Edward F. O’Neill, MD

Dr. O’Neill is a dad of six- and four-year-old sons and five- and two-year-old daughters and one on the way,  the medical director of the NICU  at the Western Baptist Hospital in Paducah, Kentucky, and an assistant professor with the University of Louisville Department of Pediatrics.

What was the biggest challenge you faced while your wife was pregnant and/or as a dad, and how did you overcome it? We have always lived where we did not have extended family, which isn’t a problem with no kids or one, but after the first one, labor comes, and you have to get to the hospital quickly. When we moved to Louisville, we had two children, and our third was due three weeks after we moved in. My wife went into labor at 4 am, so we knocked on our new neighbor’s door at 4 am and asked them if they could come over and watch the younger two while I ran my wife to the hospital! Luckily, we had great neighbors who were happy to help.

What’s the most surprising lesson that being a dad has taught you? You can try to read, prepare, and study what it means to be a great father, but I have found that it’s a lot more fun to roll with the punches. Don’t try to overthink it, but be present and engaged.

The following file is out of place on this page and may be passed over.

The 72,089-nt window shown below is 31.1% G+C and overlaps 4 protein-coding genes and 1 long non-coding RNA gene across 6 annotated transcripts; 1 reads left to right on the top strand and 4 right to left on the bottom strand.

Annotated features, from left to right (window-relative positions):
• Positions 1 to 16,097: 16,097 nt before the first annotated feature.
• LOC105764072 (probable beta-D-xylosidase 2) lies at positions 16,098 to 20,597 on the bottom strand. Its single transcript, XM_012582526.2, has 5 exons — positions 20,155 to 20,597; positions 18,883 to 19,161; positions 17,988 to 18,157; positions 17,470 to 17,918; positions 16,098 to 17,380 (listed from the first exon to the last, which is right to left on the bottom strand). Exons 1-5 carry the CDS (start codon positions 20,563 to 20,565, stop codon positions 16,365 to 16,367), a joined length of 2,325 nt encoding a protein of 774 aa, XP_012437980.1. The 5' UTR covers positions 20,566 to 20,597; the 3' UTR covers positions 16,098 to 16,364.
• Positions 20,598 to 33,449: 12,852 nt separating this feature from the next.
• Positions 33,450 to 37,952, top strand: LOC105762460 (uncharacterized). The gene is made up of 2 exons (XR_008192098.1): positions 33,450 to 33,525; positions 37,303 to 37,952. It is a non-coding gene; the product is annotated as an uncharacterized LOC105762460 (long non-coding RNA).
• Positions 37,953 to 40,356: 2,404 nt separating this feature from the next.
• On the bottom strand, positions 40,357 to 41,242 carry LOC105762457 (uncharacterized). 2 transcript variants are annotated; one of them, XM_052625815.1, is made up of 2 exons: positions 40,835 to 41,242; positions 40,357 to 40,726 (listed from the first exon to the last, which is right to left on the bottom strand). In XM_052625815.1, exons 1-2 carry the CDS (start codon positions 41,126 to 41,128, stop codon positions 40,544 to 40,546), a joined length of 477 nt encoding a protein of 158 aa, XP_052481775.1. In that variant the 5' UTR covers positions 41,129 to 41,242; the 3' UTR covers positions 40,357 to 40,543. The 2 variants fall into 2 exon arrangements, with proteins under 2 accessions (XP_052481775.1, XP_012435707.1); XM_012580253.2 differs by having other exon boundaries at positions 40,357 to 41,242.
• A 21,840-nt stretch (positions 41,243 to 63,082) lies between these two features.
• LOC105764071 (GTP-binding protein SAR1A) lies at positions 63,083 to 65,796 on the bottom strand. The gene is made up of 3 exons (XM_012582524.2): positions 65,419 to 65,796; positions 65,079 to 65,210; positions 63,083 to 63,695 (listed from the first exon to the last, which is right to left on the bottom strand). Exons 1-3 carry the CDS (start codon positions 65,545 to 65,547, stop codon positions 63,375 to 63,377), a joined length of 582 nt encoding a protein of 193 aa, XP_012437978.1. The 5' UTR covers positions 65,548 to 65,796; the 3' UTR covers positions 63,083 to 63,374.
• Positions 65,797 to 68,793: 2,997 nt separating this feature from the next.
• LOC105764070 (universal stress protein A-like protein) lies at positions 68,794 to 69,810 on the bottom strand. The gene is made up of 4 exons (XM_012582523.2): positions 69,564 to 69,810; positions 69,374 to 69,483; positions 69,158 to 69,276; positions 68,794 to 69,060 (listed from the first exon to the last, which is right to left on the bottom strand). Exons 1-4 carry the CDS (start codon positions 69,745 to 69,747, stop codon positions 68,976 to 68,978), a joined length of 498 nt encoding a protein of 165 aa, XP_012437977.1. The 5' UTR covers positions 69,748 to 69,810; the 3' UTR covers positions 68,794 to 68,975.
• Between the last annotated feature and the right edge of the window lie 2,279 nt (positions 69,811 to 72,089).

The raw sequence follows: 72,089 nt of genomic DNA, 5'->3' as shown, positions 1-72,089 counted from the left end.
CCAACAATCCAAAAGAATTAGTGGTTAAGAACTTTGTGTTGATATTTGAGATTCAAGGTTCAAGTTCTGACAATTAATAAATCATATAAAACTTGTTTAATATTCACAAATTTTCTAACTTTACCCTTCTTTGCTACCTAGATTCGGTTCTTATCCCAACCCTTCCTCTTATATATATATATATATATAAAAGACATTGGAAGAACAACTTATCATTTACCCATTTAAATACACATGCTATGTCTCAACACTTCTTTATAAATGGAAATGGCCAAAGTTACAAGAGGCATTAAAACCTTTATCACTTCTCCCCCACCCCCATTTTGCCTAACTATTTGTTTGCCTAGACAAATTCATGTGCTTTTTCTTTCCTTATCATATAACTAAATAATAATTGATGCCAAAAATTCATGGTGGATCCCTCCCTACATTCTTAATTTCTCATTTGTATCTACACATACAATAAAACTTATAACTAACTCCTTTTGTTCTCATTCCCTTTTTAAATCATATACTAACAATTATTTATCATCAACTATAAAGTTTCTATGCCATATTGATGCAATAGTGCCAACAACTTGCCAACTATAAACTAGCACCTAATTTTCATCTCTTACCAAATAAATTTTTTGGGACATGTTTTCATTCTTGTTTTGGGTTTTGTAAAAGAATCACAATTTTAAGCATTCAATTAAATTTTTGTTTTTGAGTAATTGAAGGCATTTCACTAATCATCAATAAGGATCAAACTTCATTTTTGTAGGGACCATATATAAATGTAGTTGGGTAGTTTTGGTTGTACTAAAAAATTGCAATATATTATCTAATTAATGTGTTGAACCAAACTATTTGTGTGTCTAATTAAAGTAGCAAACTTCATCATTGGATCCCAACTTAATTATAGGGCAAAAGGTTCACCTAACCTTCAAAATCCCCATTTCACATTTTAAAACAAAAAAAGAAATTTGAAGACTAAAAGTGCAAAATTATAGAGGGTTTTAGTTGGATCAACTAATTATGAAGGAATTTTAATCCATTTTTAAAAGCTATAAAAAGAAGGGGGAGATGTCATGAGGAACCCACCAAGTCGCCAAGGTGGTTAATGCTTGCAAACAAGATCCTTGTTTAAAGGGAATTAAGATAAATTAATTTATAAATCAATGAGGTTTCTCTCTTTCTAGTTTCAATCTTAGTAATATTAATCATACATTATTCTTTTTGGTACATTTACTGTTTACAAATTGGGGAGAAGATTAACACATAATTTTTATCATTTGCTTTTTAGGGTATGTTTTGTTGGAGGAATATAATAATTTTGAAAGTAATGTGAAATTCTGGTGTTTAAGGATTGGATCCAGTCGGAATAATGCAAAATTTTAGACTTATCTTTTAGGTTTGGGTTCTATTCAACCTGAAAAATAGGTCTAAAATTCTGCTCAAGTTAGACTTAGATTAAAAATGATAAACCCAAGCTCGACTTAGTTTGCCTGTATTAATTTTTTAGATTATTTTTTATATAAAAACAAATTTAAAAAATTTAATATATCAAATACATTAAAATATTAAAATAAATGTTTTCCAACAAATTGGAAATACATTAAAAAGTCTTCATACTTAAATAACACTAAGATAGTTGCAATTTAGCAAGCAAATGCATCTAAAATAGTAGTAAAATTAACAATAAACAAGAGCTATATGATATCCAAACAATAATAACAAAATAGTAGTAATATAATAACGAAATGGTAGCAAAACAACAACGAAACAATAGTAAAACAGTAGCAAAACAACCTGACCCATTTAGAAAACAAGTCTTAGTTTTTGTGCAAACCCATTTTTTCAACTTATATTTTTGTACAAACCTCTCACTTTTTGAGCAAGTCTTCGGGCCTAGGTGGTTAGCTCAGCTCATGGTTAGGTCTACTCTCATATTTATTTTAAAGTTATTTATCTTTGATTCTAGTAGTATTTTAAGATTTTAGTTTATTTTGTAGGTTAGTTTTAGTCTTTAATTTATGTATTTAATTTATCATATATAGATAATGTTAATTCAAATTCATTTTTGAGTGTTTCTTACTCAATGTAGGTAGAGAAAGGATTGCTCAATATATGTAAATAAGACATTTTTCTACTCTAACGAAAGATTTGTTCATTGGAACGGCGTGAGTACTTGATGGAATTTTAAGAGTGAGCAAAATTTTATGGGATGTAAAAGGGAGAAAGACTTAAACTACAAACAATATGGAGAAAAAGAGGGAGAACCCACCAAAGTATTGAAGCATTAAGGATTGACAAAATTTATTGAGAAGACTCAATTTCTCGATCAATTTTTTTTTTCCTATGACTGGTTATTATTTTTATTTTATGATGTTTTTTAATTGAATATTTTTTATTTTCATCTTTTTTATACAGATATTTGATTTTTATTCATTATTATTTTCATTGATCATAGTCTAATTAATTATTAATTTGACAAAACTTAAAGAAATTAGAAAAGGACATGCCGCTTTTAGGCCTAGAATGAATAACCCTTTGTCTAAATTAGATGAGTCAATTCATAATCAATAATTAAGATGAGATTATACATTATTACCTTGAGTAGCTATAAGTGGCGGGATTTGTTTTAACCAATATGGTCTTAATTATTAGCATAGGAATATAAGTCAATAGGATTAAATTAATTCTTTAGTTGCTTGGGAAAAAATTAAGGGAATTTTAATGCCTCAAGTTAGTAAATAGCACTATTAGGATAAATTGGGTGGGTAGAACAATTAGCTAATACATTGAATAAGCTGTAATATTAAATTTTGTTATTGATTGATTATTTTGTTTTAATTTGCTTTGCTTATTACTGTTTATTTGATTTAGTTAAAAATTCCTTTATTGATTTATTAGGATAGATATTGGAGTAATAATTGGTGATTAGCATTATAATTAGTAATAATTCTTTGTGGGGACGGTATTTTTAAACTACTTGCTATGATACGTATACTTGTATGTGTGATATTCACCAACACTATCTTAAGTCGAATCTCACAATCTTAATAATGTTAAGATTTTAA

What’s the one bit of advice about fatherhood you wish someone had given you much earlier? Go out with your spouse more.

What’s the one thing about being a new dad that shouldn’t be missed? Your children are so impressionable at such a young age. Do not postpone for anything playing, wrestling, and reading with them. There will come a time when they will not want to be with you all the time.

What’s the most overrated thing about fatherhood? Absolutely nothing. I would rather be remembered for being an awesome dad than the best fill-in-the-blank.

What’s the most underrated thing about fatherhood? The sense of pride you feel when you see your child achieve something for the first time or for the 99th time. We live in a very egocentric society, and it’s a rare thing to feel pure pride and joy about something other than oneself except when you are a father or a mother, for that matter.

Career, marriage, kids … how does a guy stay sane? The best way to stay sane is to have first found a wife who has the same values and virtues as well as complementary strengths. We stay sane by doing things as a family. We work together and have fun together. No one has assigned jobs.

Profile by Wyatt Myers

Dr. O’Neill’s Q&As

My baby spits up all the time. What can we do about it?

When can we take our baby out in public?